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Knowledge Growth and the Allocation of Time

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  • Benjamin Moll

    (Princeton University)

  • Robert E. Lucas

    (Jr.; University of Chicago)

Abstract

Individuals' time allocation decisions depend on the distribution because the productivity levels of others determine their own chances of improving their productivities through search. The time allocations of everyone in the economy in turn determine the evolution of its productivity distribution. We construct the balanced growth path for this economy, thereby obtaining a theory of endogenous growth that captures in a tractable way the social nature of knowledge creation. We report numerical experiments that describe how the level and rate of growth of productivity along the balanced growth path vary with changes in taxes and other parameters.

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Bibliographic Info

Paper provided by Society for Economic Dynamics in its series 2011 Meeting Papers with number 1030.

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Date of creation: 2011
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Handle: RePEc:red:sed011:1030

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  1. Jovanovic, B. & Nyarko, Y., 1996. "Learning by Doing and the Choice of Technology," Working Papers 96-25, C.V. Starr Center for Applied Economics, New York University.
  2. Bental, Benjamin & Peled, Dan, 1996. "The Accumulation of Wealth and the Cyclical Generation of New Technologies: A Search Theoretic Approach," International Economic Review, Department of Economics, University of Pennsylvania and Osaka University Institute of Social and Economic Research Association, vol. 37(3), pages 687-718, August.
  3. de la Grandville,Olivier, 2009. "Economic Growth," Cambridge Books, Cambridge University Press, number 9780521898010, November.
  4. Fernando E. Alvarez & Francisco J. Buera & Robert E. Lucas, Jr., 2008. "Models of Idea Flows," NBER Working Papers 14135, National Bureau of Economic Research, Inc.
  5. Xavier Gabaix, 2009. "Power Laws in Economics and Finance," Annual Review of Economics, Annual Reviews, vol. 1(1), pages 255-294, 05.
  6. Luttmer, Erzo G.J., 2012. "Technology diffusion and growth," Journal of Economic Theory, Elsevier, vol. 147(2), pages 602-622.
  7. Jess Benhabib & Alberto Bisin, 2009. "The distribution of wealth and fiscal policy in economies with finitely lived agents," NBER Working Papers 14730, National Bureau of Economic Research, Inc.
  8. Jesse Perla & Christopher Tonetti, 2012. "Equilibrium Imitation and Growth," Working Papers 12-03, New York University, Leonard N. Stern School of Business, Department of Economics.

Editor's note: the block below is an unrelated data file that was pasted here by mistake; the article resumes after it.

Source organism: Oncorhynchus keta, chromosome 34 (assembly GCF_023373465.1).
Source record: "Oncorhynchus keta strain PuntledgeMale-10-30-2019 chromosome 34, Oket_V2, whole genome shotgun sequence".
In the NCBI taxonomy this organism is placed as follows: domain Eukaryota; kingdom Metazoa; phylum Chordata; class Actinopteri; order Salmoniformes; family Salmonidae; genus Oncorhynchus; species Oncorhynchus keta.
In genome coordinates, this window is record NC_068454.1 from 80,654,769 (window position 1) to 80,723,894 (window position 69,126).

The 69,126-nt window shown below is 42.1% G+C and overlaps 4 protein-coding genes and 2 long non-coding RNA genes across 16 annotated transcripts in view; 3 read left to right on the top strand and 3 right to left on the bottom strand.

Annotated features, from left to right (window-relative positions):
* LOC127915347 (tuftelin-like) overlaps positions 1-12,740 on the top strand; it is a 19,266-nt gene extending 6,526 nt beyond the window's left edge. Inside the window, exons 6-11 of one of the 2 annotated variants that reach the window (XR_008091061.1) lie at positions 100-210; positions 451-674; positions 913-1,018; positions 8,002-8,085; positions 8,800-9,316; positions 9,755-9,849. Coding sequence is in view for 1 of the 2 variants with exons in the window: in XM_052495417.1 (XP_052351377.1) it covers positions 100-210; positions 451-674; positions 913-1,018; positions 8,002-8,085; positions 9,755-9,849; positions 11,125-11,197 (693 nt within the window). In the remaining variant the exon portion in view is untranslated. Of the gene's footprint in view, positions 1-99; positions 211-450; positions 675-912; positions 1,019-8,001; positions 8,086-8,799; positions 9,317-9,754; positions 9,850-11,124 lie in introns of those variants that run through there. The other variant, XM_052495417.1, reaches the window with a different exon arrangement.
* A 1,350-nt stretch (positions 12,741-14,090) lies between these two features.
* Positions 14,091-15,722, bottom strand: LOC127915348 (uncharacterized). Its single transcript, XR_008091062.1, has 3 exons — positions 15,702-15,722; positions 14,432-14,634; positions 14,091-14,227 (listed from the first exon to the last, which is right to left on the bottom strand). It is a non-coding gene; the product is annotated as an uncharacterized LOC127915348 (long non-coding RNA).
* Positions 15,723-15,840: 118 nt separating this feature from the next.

9. de la Grandville,Olivier, 2009. "Economic Growth," Cambridge Books, Cambridge University Press, number 9780521725200, November.
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Cited by:
  1. Laura Veldkamp & Alessandra Fogli, 2012. "Germs, Social Networks, and Growth," 2012 Meeting Papers 1074, Society for Economic Dynamics.
  2. Antonio R. Andrés & Simplice A. Asongu & Voxi Amavilah, 2013. "The Impact of Formal Institutions on Knowledge Economy," Development Research Working Paper Series 05/2013, Institute for Advanced Development Studies.
  3. Ufuk Akcigit & Murat Alp Celik & Jeremy Greenwood, 2013. "Buy, Keep or Sell: Economic Growth and the Market for Ideas," PIER Working Paper Archive 13-069, Penn Institute for Economic Research, Department of Economics, University of Pennsylvania.
  4. König, Michael & Lorenz, Jan & Zilibotti, Fabrizio, 2012. "Innovation vs imitation and the evolution of productivity distributions," CEPR Discussion Papers 8843, C.E.P.R. Discussion Papers.
  5. Milton Marquis, 2013. "Bringing Culture to Macroeconomics," Atlantic Economic Journal, International Atlantic Economic Society, vol. 41(3), pages 301-315, September.
  6. Jonathan Chiu & Cesaire Meh & Randall Wright, 2011. "Innovation and growth with financial, and other, frictions," Working Papers 688, Federal Reserve Bank of Minneapolis.
  7. Aim\'e Lachapelle & Jean-Michel Lasry & Charles-Albert Lehalle & Pierre-Louis Lions, 2013. "Efficiency of the Price Formation Process in Presence of High Frequency Participants: a Mean Field Game analysis," Papers 1305.6323, arXiv.org, revised Mar 2014.
  8. Jesse Perla & Christopher Tonetti, 2012. "Equilibrium Imitation and Growth," Working Papers 12-03, New York University, Leonard N. Stern School of Business, Department of Economics.
  9. Davin Chor & Edwin L.-C. Lai, 2013. "Cumulative Innovation, Growth and Welfare-Improving Patent Policy," CESifo Working Paper Series 4407, CESifo Group Munich.
  10. Erzo G.J. Luttmer, 2012. "Eventually, noise and imitation implies balanced growth," Working Papers 699, Federal Reserve Bank of Minneapolis.
  11. Litina, Anastasia, 2013. "Unfavorable Land Endowment, Cooperation, and Reversal of Fortune," CAGE Online Working Paper Series 114, Competitive Advantage in the Global Economy (CAGE).
  12. Lafond, Francois, 2013. "Self-organization of knowledge economies," MERIT Working Papers 040, United Nations University - Maastricht Economic and Social Research Institute on Innovation and Technology (MERIT).
  13. repec:dgr:unumer:2013040 is not listed on IDEAS

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